"The work you're doing is the most important part of restoring the Chesapeake - getting people interested and engaged through art is a way to reach deeper into the communities of the 19M Chesapeake Bay residents"

- Kate Fritz, CEO Alliance for The Chesapeake Bay


  • 2022

    • Chesapeake Bay Maritime Museum, Partnership, Watermen's Appreciation Day  

    • Potomac River Life, Group Show, The Athenaeum, Alexandria, Virginia, July '22

    • Maryland State Arts Council, Folklife Network Presenter, June '22

    • Commission on The Environment, St. Mary's County, 2021 Sustainability Award

    • Maryland State Arts Council/ MD Department of Commerce, Creativity Grant, February '22

    • Cecil Whig/ Cecil Daily, Artist Profile, March '22

    • Star Democrat, Artist Profile, March '22

    • Southern Maryland News, Artist Profile, March '22

    • Chesapeake Bay Magazine, Artist Profile, March '22

    • Southern Maryland Chronicle, Artist Profile, February '22

    • Maryland State Arts Council, Regional Arts Showcase, Chosen Representative​

  • 2021

    • The Leonardtown Beacon, Fall Edition, Artist Profile

    • Artist in Residence, Annmarie Sculpture Garden , Summer '21

    • The Calvert Recorder, September 22, Artwork Feature

    • St. Mary's County Arts Counci, Artist Profile

    • Visit St. Mary's Publication, Featured Artist

    • Maryland State Arts Council, August Newsletter, Artwork Feature

    • The Bay Net, July 7, Artist Profile

    • The County Times, August 8


The Water

The Chesapeake to me

The Chesapeake is one of the world's largest estuaries and a critically important habitat.  It's home to over 300 species of fish, plus 100's of different species of birds and waterfowl.  And a lot of people.  

I grew up on the Chesapeake.  Summer camps for me meant pH test kits & aquatic grass identification.  I snuck my first kiss on a 2 week field study with the Chesapeake Bay Foundation.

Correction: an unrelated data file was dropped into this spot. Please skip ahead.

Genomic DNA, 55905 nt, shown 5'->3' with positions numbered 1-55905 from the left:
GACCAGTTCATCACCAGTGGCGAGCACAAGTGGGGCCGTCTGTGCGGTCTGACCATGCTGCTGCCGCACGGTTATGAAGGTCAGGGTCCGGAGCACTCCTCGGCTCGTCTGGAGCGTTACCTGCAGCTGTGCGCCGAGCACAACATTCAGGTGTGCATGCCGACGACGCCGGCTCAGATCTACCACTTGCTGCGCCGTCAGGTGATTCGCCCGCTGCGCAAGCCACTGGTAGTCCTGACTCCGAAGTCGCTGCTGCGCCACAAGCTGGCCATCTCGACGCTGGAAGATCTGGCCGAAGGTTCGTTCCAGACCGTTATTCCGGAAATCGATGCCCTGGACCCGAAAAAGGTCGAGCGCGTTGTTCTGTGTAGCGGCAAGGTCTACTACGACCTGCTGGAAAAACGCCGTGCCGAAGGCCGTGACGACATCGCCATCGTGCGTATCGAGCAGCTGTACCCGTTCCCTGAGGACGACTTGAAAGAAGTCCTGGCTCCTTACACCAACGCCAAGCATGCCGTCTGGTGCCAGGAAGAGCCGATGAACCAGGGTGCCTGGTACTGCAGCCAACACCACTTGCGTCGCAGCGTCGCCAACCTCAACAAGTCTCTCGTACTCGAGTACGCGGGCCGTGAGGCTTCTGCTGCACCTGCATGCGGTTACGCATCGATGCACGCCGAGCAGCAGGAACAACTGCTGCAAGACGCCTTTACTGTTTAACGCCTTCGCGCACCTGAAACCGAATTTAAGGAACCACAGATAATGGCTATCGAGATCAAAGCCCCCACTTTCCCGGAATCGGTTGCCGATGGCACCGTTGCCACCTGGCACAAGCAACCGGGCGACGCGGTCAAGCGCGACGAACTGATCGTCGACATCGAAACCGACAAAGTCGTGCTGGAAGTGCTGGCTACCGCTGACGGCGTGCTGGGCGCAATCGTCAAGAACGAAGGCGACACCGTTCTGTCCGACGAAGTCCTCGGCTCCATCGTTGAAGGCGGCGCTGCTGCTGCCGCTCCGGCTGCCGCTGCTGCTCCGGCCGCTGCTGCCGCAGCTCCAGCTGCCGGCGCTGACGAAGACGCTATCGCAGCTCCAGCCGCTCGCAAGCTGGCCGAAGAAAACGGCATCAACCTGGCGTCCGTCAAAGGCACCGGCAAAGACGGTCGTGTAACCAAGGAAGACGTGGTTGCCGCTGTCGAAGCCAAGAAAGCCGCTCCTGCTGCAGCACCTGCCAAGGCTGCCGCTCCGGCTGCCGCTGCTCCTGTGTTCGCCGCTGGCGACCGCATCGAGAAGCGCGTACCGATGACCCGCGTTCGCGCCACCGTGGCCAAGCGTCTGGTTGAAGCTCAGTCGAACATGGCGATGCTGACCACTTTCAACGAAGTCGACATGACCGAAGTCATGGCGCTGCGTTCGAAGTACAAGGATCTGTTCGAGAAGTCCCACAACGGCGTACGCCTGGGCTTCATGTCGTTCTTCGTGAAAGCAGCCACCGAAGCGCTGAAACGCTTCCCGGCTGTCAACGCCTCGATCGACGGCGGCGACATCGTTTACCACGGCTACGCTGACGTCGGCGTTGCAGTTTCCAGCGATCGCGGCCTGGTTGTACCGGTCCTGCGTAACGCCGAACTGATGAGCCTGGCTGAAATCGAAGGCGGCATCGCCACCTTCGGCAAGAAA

Me, my friends, my family and my friends' families are connected to the Bay.  Many of my clients who collect my work- and maybe you!- also live in the Chesapeake watershed.  Collectively, we can all say we care about the water here. 


The Art

The process is in the product

Inspired by the mid-Atlantic wildlife, the imagery is translated into illustrations using wax resist and dye based techniques of fabric batiks. Each piece is created in a painstaking step-by-step process in which a layer of wax is melted into natural fibers, and the fabric is dyed to absorb color. Then once dry, another layer of wax is melted on to the fabric to protect the color, before it is then dyed in a new color and then repeated again.  

Once completed, the wax layers are boiled off and the colorfast dyes all remain to create a beautiful image with amazing texture and an incredible surface quality. Each artwork emerges with a unique visual style-  highly detailed, but wildly different from traditional wildlife illustrations. 

E Jackson_@bayfibers_small.jpg

The Artist

E. Clark Jackson

My work is a contemporary interpretation of wildlife from the mid-Atlantic and Chesapeake Bay region. I think of the majority of my work as traditional wildlife illustration- fish, sea life, waterfowl, birds and the landscapes they inhabit, but with a modern and unique vibe.

I use traditional batik (wax resist & dyeing) processes in my work to create a trademark style in each image that seems anything but conventional. My aim is to create art that is bold but comfortable, and preserves the nature of the wildlife that may not be around forever.  I hope my work can capture a place or a memory that rests in the past and in the present on the endless miles of shoreline of the Chesapeake estuary.


The Bigger Picture

Art + Conservation

While an artist and art educator by trade, I originally went to school to study biology and marine science. Since a young age, I have had a deep interest in water quality and aquatic life, especially in and around the Chesapeake region where I grew up. Now as an artist, I am very interested in exploring our relationship to the water- and to nature as a whole- from different perspectives.
This includes connections based on emotion or memories, but also wider connections based on conservation or ecology. I’ve also become fascinated with the idea of using the water itself as part of the content of an artwork conceptually. As an avid outdoorsmen, I began collecting small samples of water in water bottles when I would be out on the river. I bring those water samples back to use in mixing dyes that I then use to render my images.
I am an artist and a conservationist. I like to think that in the long run, my work will stand as evidence of the  role that artists can play alongside other organizations and non-profits serving the region. We as artists have a powerful voice as communicators in a dialog which informs our past, as well as our current and future work.